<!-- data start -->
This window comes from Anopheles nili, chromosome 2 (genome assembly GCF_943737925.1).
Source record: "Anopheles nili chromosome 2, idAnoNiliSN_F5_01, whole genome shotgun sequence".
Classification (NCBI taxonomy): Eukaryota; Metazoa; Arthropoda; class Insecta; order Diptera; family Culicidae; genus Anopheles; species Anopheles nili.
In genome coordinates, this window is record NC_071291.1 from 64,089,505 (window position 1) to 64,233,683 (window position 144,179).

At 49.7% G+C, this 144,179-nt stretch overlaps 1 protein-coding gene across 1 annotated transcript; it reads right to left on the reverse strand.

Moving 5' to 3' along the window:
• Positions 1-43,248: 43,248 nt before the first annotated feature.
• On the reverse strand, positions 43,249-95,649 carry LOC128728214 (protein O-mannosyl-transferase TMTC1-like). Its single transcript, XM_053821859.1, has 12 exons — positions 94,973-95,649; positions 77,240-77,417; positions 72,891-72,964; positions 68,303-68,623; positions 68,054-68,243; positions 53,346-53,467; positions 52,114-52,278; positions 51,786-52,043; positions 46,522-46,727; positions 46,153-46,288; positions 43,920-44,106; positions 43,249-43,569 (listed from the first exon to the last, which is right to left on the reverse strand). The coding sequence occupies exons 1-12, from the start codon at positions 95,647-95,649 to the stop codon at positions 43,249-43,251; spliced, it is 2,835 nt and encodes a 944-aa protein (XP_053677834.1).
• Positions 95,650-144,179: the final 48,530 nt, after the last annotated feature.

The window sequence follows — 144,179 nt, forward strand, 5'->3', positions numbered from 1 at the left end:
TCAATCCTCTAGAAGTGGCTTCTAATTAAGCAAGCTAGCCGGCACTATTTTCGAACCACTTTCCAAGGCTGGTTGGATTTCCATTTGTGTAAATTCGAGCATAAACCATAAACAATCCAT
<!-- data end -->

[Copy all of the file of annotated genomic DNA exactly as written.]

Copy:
This window comes from Anopheles nili, chromosome 2 (genome assembly GCF_943737925.1).
Source record: "Anopheles nili chromosome 2, idAnoNiliSN_F5_01, whole genome shotgun sequence".
Classification (NCBI taxonomy): Eukaryota; Metazoa; Arthropoda; class Insecta; order Diptera; family Culicidae; genus Anopheles; species Anopheles nili.
In genome coordinates, this window is record NC_071291.1 from 64,089,505 (window position 1) to 64,233,683 (window position 144,179).

At 49.7% G+C, this 144,179-nt stretch overlaps 1 protein-coding gene across 1 annotated transcript; it reads right to left on the reverse strand.

Moving 5' to 3' along the window:
• Positions 1-43,248: 43,248 nt before the first annotated feature.
• On the reverse strand, positions 43,249-95,649 carry LOC128728214 (protein O-mannosyl-transferase TMTC1-like). Its single transcript, XM_053821859.1, has 12 exons — positions 94,973-95,649; positions 77,240-77,417; positions 72,891-72,964; positions 68,303-68,623; positions 68,054-68,243; positions 53,346-53,467; positions 52,114-52,278; positions 51,786-52,043; positions 46,522-46,727; positions 46,153-46,288; positions 43,920-44,106; positions 43,249-43,569 (listed from the first exon to the last, which is right to left on the reverse strand). The coding sequence occupies exons 1-12, from the start codon at positions 95,647-95,649 to the stop codon at positions 43,249-43,251; spliced, it is 2,835 nt and encodes a 944-aa protein (XP_053677834.1).
• Positions 95,650-144,179: the final 48,530 nt, after the last annotated feature.

The window sequence follows — 144,179 nt, forward strand, 5'->3', positions numbered from 1 at the left end:
TCAATCCTCTAGAAGTGGCTTCTAATTAAGCAAGCTAGCCGGCACTATTTTCGAACCACTTTCCAAGGCTGGTTGGATTTCCATTTGTGTAAATTCGAGCATAAACCATAAACAATCCAT